Pastimes of Yesteryear, 1840-1867

IntroductionPrevious 5
M930.50.7.572 M975.61.144 M975.62.640.1 M975.62.613 M975.62.72 M975.62.65 M6109 M930.50.7.469 Conclusion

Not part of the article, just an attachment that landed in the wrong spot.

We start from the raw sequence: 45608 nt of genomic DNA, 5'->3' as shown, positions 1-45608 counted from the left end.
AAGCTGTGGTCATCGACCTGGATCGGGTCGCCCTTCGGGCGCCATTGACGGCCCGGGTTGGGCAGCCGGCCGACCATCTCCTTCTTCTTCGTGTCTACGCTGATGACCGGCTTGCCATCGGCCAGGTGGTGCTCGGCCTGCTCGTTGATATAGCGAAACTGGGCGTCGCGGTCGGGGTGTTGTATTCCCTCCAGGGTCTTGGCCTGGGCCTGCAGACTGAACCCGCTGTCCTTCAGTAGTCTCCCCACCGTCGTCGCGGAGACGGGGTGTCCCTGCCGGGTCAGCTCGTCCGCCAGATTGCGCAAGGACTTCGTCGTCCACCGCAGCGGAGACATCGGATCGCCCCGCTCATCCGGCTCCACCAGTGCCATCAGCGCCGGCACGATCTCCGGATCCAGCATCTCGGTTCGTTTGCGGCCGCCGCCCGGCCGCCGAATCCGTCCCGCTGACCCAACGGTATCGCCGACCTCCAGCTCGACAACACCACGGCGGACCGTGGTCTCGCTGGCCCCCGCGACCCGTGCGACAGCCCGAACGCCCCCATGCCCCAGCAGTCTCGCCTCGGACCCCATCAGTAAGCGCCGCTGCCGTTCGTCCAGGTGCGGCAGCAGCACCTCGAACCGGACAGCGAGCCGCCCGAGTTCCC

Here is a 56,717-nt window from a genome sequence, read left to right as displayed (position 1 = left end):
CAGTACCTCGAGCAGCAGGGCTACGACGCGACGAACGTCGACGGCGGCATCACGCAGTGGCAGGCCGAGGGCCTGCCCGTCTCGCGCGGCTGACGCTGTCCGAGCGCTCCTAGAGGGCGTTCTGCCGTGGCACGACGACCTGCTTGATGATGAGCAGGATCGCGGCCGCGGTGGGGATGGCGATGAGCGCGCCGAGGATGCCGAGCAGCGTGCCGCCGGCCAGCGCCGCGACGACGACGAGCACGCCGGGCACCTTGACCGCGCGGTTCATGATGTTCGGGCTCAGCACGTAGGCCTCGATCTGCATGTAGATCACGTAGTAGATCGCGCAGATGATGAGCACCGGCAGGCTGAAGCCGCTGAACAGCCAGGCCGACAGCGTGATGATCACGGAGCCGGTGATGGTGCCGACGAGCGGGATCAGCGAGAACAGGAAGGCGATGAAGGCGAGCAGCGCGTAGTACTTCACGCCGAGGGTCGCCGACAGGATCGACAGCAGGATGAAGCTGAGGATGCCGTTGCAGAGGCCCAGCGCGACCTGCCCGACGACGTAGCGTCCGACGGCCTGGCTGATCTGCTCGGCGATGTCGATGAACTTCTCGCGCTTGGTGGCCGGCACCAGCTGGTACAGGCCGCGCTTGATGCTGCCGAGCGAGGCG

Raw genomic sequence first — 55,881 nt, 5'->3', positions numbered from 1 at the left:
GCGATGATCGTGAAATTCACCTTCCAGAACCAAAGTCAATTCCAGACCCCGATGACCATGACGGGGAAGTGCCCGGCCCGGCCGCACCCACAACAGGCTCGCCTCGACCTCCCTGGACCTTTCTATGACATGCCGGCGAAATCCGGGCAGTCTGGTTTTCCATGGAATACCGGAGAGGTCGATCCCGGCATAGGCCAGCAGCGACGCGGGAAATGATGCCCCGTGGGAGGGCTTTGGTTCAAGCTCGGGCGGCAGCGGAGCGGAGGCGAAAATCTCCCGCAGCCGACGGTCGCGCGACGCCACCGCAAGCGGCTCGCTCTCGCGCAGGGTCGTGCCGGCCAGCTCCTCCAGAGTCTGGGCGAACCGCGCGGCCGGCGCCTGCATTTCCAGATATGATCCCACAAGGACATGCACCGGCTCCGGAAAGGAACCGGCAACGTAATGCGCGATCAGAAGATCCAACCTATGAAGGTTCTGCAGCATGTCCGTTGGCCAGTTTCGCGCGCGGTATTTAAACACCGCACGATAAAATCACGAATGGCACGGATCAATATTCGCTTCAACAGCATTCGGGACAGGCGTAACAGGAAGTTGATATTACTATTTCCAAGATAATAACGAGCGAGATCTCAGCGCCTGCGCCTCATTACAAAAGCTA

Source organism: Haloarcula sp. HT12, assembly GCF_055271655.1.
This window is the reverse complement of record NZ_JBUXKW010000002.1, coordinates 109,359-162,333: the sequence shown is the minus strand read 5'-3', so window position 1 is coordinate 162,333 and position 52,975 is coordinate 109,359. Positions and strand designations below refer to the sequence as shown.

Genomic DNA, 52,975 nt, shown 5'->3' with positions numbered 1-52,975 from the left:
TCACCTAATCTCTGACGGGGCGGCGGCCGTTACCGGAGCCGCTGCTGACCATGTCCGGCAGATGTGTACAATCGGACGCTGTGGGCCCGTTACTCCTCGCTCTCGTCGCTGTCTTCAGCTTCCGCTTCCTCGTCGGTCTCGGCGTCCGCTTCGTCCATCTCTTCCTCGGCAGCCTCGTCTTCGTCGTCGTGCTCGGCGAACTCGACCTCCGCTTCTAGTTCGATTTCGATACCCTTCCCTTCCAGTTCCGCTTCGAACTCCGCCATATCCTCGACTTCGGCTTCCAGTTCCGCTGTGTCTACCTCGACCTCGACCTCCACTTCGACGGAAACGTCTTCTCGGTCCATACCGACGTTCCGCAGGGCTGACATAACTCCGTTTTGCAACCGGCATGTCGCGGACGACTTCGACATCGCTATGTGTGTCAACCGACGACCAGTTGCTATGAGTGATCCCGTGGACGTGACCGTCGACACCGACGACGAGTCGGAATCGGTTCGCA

Snowshoeing excursions, lacrosse games, skating, tobogganing, cricket and soccer: a host of leisure pursuits had emerged in Canadian cities within less than 30 years. The English elite, both civil and military, popularized numerous recreational and sporting activities. More and more sports imported from the British Isles or adapted from Native cultures were being played on the private grounds of the rich, on public squares and in areas not yet urbanized at the city limits. The ever-growing urban populations attracted road shows that crisscrossed the continent with their various attractions. And some of the most competitive sports turned into virtual spectacles, often giving rise to behaviour that upstanding citizens found reprehensible. A few small steps had been made towards democratizing and changing the elitist, exclusive nature of recreational activities. Significant change, however, came about very slowly, and until the late 1860s, most urban leisure pursuits were the exclusive domain of the upper class.